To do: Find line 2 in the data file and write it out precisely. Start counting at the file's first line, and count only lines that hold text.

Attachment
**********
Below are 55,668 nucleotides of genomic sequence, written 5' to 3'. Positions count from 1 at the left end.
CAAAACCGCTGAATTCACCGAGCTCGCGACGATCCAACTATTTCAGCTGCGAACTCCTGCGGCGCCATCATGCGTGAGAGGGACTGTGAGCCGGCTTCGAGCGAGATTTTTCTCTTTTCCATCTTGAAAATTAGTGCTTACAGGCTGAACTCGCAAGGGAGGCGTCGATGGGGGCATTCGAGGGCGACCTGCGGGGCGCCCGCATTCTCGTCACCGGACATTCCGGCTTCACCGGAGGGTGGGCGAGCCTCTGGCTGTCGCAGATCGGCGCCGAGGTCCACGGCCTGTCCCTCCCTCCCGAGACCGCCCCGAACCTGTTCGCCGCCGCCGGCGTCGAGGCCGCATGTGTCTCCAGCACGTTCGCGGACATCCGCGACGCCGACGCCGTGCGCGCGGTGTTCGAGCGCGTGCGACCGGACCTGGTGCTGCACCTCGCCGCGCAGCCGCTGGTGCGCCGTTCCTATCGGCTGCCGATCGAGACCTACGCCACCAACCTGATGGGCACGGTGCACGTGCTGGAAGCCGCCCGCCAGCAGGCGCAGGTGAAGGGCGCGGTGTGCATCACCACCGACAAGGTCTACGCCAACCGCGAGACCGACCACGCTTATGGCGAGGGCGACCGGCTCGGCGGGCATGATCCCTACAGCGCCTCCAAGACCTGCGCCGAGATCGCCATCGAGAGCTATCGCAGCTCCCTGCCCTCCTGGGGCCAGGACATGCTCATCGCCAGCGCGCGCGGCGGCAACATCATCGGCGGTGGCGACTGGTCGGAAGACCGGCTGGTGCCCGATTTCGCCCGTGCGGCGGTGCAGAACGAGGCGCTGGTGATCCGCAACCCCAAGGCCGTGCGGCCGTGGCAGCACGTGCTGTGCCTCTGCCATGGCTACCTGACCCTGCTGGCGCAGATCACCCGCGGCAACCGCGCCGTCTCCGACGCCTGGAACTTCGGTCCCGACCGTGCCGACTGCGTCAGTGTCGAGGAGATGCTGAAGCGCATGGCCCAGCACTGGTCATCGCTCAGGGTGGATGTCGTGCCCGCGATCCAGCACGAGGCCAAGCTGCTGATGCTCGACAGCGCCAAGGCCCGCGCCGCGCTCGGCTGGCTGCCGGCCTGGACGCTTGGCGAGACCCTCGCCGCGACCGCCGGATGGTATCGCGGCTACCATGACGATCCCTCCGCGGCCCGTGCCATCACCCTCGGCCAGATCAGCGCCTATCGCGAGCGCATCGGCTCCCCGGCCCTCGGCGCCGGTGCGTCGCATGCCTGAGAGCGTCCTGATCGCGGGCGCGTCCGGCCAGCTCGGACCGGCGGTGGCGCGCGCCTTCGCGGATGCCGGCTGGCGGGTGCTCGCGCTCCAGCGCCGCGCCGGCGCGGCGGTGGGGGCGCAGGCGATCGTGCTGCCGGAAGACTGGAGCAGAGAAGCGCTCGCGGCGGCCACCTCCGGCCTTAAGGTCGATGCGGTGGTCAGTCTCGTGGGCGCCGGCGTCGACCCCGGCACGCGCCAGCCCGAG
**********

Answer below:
CAAAACCGCTGAATTCACCGAGCTCGCGACGATCCAACTATTTCAGCTGCGAACTCCTGCGGCGCCATCATGCGTGAGAGGGACTGTGAGCCGGCTTCGAGCGAGATTTTTCTCTTTTCCATCTTGAAAATTAGTGCTTACAGGCTGAACTCGCAAGGGAGGCGTCGATGGGGGCATTCGAGGGCGACCTGCGGGGCGCCCGCATTCTCGTCACCGGACATTCCGGCTTCACCGGAGGGTGGGCGAGCCTCTGGCTGTCGCAGATCGGCGCCGAGGTCCACGGCCTGTCCCTCCCTCCCGAGACCGCCCCGAACCTGTTCGCCGCCGCCGGCGTCGAGGCCGCATGTGTCTCCAGCACGTTCGCGGACATCCGCGACGCCGACGCCGTGCGCGCGGTGTTCGAGCGCGTGCGACCGGACCTGGTGCTGCACCTCGCCGCGCAGCCGCTGGTGCGCCGTTCCTATCGGCTGCCGATCGAGACCTACGCCACCAACCTGATGGGCACGGTGCACGTGCTGGAAGCCGCCCGCCAGCAGGCGCAGGTGAAGGGCGCGGTGTGCATCACCACCGACAAGGTCTACGCCAACCGCGAGACCGACCACGCTTATGGCGAGGGCGACCGGCTCGGCGGGCATGATCCCTACAGCGCCTCCAAGACCTGCGCCGAGATCGCCATCGAGAGCTATCGCAGCTCCCTGCCCTCCTGGGGCCAGGACATGCTCATCGCCAGCGCGCGCGGCGGCAACATCATCGGCGGTGGCGACTGGTCGGAAGACCGGCTGGTGCCCGATTTCGCCCGTGCGGCGGTGCAGAACGAGGCGCTGGTGATCCGCAACCCCAAGGCCGTGCGGCCGTGGCAGCACGTGCTGTGCCTCTGCCATGGCTACCTGACCCTGCTGGCGCAGATCACCCGCGGCAACCGCGCCGTCTCCGACGCCTGGAACTTCGGTCCCGACCGTGCCGACTGCGTCAGTGTCGAGGAGATGCTGAAGCGCATGGCCCAGCACTGGTCATCGCTCAGGGTGGATGTCGTGCCCGCGATCCAGCACGAGGCCAAGCTGCTGATGCTCGACAGCGCCAAGGCCCGCGCCGCGCTCGGCTGGCTGCCGGCCTGGACGCTTGGCGAGACCCTCGCCGCGACCGCCGGATGGTATCGCGGCTACCATGACGATCCCTCCGCGGCCCGTGCCATCACCCTCGGCCAGATCAGCGCCTATCGCGAGCGCATCGGCTCCCCGGCCCTCGGCGCCGGTGCGTCGCATGCCTGAGAGCGTCCTGATCGCGGGCGCGTCCGGCCAGCTCGGACCGGCGGTGGCGCGCGCCTTCGCGGATGCCGGCTGGCGGGTGCTCGCGCTCCAGCGCCGCGCCGGCGCGGCGGTGGGGGCGCAGGCGATCGTGCTGCCGGAAGACTGGAGCAGAGAAGCGCTCGCGGCGGCCACCTCCGGCCTTAAGGTCGATGCGGTGGTCAGTCTCGTGGGCGCCGGCGTCGACCCCGGCACGCGCCAGCCCGAG